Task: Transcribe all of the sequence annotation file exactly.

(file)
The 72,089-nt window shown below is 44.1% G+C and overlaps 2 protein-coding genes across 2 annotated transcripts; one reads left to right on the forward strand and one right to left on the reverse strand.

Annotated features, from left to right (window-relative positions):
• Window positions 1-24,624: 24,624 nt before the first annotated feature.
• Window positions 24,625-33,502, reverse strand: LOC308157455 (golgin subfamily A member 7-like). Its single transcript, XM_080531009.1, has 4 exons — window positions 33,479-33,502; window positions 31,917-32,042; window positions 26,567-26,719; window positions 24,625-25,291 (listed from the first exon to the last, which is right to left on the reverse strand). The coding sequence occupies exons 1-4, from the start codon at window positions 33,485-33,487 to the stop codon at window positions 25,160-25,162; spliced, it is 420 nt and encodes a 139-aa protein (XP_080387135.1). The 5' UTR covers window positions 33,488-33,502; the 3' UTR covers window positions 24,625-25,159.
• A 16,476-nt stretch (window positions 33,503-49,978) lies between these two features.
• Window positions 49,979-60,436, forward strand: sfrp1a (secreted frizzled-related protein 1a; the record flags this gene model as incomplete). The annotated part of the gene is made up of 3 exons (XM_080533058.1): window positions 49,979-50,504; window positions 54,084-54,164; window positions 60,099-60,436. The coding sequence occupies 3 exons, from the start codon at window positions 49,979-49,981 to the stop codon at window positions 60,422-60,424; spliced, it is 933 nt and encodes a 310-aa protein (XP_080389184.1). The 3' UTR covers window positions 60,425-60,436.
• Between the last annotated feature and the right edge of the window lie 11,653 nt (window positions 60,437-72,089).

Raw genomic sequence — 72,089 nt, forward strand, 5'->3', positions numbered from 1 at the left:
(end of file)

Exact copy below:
The 72,089-nt window shown below is 44.1% G+C and overlaps 2 protein-coding genes across 2 annotated transcripts; one reads left to right on the forward strand and one right to left on the reverse strand.

Annotated features, from left to right (window-relative positions):
• Window positions 1-24,624: 24,624 nt before the first annotated feature.
• Window positions 24,625-33,502, reverse strand: LOC308157455 (golgin subfamily A member 7-like). Its single transcript, XM_080531009.1, has 4 exons — window positions 33,479-33,502; window positions 31,917-32,042; window positions 26,567-26,719; window positions 24,625-25,291 (listed from the first exon to the last, which is right to left on the reverse strand). The coding sequence occupies exons 1-4, from the start codon at window positions 33,485-33,487 to the stop codon at window positions 25,160-25,162; spliced, it is 420 nt and encodes a 139-aa protein (XP_080387135.1). The 5' UTR covers window positions 33,488-33,502; the 3' UTR covers window positions 24,625-25,159.
• A 16,476-nt stretch (window positions 33,503-49,978) lies between these two features.
• Window positions 49,979-60,436, forward strand: sfrp1a (secreted frizzled-related protein 1a; the record flags this gene model as incomplete). The annotated part of the gene is made up of 3 exons (XM_080533058.1): window positions 49,979-50,504; window positions 54,084-54,164; window positions 60,099-60,436. The coding sequence occupies 3 exons, from the start codon at window positions 49,979-49,981 to the stop codon at window positions 60,422-60,424; spliced, it is 933 nt and encodes a 310-aa protein (XP_080389184.1). The 3' UTR covers window positions 60,425-60,436.
• Between the last annotated feature and the right edge of the window lie 11,653 nt (window positions 60,437-72,089).

Raw genomic sequence — 72,089 nt, forward strand, 5'->3', positions numbered from 1 at the left: